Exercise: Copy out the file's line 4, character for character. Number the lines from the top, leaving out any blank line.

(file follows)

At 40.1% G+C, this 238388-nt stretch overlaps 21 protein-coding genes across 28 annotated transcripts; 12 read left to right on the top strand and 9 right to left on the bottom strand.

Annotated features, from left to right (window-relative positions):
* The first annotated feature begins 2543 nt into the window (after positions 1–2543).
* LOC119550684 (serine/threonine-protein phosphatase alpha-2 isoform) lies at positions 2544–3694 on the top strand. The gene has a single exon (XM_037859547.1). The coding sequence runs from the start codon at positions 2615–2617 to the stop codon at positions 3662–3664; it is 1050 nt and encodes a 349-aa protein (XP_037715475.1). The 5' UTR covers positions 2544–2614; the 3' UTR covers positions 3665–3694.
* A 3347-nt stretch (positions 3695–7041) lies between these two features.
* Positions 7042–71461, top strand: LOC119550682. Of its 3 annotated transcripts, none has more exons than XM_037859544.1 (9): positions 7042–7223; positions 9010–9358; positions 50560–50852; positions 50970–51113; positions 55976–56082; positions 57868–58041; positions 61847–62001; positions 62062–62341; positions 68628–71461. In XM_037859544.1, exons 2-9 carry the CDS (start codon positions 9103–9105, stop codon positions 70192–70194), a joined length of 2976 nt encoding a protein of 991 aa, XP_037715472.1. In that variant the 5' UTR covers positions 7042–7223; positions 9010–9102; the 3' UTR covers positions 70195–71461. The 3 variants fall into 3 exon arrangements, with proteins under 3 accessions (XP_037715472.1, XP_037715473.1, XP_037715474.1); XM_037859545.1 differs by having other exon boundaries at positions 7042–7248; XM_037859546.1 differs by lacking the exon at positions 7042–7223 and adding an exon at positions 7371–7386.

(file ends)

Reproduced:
* LOC119550684 (serine/threonine-protein phosphatase alpha-2 isoform) lies at positions 2544–3694 on the top strand. The gene has a single exon (XM_037859547.1). The coding sequence runs from the start codon at positions 2615–2617 to the stop codon at positions 3662–3664; it is 1050 nt and encodes a 349-aa protein (XP_037715475.1). The 5' UTR covers positions 2544–2614; the 3' UTR covers positions 3665–3694.